Which country will join the EU next? Of the nine EU hopefuls, Croatia is likely to become the 28th member - accession negotiations may be concluded in the first half of 2011, Enlargement Commissioner Stefan Füle told the Foreign Affairs Committee on 9 Nov after the Commission released its enlargement report. Currently four countries have been accepted as candidates - the latest being Iceland, which opened negotiations this year - the others are potential candidates.
Croatia head of the queue
Croatia is expected to be the first to join the EU since the accession of Romania and Bulgaria in 2007. Füle told MEPs the current "theoretically possible date" for completing negotiations is the first half of 2011. After the successful conclusion of negotiations, the ratification process will start. This can be completed in one, possibly two years. “But the final leap is sometimes the most difficult,” the Commissioner added.
Socialist MEP Hannes Swoboda is Parliament's rapporteur on Croatia and is optimistic about their future: "Croatia could complete its negotiations during the next EU presidency" However, some more critical MEPs say that the EU should not mention any concrete date "otherwise can be problematic to restore its credibility" Alexander Lambsdorff (ALDE) remarked.
An issue that still needs to be tackled is Croatia's deficiencies in cooperation with International Criminal Tribunal for the former Yugoslavia (ICTY). "The problems with access to important documents remain. The special task force set up by the government needs to continue its work to locate missing artillery documents requested by ICTY Prosecutor" the EC report said.
Iceland: "The EU would gain one of the oldest democracies"
Iceland opened negotiations to join the EU in July 2010. "If Iceland became a member, the EU would gain one of the oldest democracies on the continent with well-functioning market economy," rapporteur on Iceland, Cristian Dan Preda (EPP) noted.
Iceland has high social protection standards and top education and research systems, through which it can contribute to the attainment of the Europe 2020 objectives. "Last but not least, Iceland would be the on, a region in which the EU wants to become more and more involved," Preda said.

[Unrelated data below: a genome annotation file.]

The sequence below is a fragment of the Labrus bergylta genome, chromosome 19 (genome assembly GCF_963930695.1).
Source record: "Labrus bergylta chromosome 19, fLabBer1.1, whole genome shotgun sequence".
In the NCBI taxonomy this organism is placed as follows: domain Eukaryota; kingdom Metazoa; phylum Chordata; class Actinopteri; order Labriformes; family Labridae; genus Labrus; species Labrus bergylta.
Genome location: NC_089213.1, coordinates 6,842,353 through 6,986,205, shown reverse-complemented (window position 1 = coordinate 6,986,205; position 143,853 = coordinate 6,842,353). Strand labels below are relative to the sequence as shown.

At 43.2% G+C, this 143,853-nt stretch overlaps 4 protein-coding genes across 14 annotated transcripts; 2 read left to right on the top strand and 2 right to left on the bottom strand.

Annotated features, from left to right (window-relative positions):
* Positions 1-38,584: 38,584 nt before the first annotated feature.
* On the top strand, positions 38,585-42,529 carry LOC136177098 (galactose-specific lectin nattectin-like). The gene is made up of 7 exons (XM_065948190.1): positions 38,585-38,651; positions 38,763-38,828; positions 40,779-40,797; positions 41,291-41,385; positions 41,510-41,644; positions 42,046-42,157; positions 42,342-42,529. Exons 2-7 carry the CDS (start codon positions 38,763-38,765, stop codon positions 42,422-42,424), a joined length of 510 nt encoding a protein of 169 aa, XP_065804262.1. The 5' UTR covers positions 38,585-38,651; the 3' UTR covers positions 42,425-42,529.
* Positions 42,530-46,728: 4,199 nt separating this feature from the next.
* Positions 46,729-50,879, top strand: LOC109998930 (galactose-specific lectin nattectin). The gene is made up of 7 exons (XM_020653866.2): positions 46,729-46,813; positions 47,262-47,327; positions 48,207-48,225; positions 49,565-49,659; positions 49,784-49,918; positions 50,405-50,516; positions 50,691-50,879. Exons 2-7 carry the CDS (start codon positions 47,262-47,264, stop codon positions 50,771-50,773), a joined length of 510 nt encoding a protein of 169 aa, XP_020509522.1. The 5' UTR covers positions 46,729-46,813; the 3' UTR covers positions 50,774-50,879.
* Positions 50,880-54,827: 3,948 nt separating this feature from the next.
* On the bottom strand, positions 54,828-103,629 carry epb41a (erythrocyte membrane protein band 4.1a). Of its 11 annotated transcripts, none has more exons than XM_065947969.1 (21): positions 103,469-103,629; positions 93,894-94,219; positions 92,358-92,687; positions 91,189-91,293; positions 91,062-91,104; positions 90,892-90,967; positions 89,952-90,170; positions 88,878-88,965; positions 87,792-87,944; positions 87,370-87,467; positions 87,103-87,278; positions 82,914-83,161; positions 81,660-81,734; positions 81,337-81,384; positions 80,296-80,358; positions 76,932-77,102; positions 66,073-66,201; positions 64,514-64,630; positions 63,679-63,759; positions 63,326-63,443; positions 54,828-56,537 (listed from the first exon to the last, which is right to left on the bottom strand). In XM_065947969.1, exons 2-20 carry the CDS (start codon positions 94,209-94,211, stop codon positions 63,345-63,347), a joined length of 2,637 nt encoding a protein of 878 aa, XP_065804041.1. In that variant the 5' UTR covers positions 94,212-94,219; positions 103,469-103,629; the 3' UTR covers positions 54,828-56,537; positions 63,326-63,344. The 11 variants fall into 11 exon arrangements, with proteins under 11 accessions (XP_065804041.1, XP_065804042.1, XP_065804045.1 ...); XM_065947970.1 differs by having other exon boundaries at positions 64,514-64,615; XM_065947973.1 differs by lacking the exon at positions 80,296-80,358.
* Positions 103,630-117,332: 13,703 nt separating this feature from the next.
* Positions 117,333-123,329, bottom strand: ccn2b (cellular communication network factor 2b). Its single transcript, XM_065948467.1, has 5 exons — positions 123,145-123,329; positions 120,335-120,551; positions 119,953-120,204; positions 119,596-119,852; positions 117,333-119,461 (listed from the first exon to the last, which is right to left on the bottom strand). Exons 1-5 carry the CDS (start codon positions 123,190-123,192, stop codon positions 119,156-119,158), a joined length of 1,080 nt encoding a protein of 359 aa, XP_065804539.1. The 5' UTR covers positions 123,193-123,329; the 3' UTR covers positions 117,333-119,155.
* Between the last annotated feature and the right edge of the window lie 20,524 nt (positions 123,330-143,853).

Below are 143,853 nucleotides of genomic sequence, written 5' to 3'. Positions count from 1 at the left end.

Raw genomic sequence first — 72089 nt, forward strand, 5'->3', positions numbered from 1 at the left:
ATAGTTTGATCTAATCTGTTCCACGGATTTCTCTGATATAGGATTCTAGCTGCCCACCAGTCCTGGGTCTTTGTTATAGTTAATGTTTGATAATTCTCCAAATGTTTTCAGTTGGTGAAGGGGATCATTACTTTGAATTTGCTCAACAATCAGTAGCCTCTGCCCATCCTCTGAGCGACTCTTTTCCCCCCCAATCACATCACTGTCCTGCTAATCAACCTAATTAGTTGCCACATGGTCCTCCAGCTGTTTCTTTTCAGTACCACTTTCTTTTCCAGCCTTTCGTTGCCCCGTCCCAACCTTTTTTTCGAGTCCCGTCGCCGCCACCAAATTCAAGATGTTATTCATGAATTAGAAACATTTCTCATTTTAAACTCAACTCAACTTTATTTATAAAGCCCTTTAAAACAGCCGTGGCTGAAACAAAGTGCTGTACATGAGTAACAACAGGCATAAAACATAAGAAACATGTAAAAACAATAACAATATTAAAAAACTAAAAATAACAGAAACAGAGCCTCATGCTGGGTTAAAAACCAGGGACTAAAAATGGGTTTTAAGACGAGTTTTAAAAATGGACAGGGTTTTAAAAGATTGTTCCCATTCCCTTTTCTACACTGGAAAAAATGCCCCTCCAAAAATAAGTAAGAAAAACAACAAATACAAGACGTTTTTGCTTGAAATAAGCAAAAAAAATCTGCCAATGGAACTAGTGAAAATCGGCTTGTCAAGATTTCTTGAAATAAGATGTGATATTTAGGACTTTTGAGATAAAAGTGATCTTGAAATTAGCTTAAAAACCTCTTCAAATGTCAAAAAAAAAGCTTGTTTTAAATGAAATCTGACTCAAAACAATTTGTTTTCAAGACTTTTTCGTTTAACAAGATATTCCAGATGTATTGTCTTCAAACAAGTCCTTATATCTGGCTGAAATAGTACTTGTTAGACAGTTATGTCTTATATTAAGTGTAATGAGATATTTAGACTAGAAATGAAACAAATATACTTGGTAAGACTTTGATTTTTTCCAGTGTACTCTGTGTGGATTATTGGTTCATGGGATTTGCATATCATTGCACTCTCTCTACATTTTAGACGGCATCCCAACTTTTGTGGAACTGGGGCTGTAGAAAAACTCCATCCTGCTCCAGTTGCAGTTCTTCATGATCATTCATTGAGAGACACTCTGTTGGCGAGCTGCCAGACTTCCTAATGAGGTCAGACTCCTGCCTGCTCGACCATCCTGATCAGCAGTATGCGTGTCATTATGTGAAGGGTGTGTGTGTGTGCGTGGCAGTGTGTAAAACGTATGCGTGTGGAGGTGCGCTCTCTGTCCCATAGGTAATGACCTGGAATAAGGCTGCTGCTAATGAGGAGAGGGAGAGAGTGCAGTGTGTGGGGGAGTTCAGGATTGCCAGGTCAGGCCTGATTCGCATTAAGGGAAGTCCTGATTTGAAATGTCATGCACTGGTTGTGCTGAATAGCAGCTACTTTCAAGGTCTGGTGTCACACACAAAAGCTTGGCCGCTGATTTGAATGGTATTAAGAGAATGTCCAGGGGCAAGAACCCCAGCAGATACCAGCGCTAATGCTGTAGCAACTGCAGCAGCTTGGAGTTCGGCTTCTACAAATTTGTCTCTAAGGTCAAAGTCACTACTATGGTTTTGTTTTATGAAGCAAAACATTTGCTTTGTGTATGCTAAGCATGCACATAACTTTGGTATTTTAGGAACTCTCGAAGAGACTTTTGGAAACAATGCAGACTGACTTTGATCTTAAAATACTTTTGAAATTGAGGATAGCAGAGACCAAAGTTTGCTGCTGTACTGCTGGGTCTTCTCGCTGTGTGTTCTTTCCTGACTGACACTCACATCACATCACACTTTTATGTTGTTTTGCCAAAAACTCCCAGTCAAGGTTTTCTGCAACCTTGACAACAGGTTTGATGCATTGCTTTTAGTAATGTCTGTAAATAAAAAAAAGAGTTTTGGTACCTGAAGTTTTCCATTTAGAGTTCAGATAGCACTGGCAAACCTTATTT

He said Iceland is starting from a favourable position, as it is a member of the European Economic Area, which covers 10 out of 33 chapters candidate countries must meet to join the EU and partially covers another 18. However, the report says progress is needed in agriculture, rural development, fisheries, food safety and veterinary policy. Preda said the timing of Iceland's accession to the EU is largely dependent on the Icelanders themselves.
Turkey and The Former Yugoslav Republic of Macedonia (FYROM)
Replying to questions raised by José Salafranca (EPP) on Turkey, the Commissioner believed that "not many people can be satisfied with the current pace of negotiations” with Turkey. To “avoid losing momentum”, it is urgent that Turkey should implement in a non-discriminatory manner the additional protocol (on trade relations) to its association agreement with the EU, he added.
Mr Füle could not give any guarantee on opening further EU accession negotiating chapters in the near future, but said that “any progress would accelerate the process”. He also said he had been impressed by the openness and enthusiasm on both sides in Cyprus. Mr Füle confirmed that the Commission fully supports efforts under way to reach a settlement on the Cyprus issue.
Several MEPs underlined that Ankara should respect the freedom of expression.
The Former Yugoslav Republic of Macedonia achieved candidate status in 2009, but no solution has been reached with Greece as yet about the name.
The other five countries meeting the criteria as potential EU candidates (first stage to perspective membership) are Albania, Bosnia and Herzegovina, Montenegro, Serbia and Kosovo (its independence has been proclaimed under a UN Security Council Resolution and has not been recognized by all EU member states).
- Croatia, Zagreb, pop 4,44 million
- Iceland, Reykjavík, pop 0,32 m
- The Former Yugoslav Republic of Macedonia, FYROM, Skopje, pop 2,04 m
- Turkey, Ankara, pop 72,52 m
- Albania, Tirana, pop 3,15 m
- Bosnia and Herzegovina, Sarajevo, pop 3,84 m
- Montenegro, Podgorica, 0,62 m
- Serbia, Belgrade, pop 7,43 m
- Kosovo, Priština, pop 2,07 m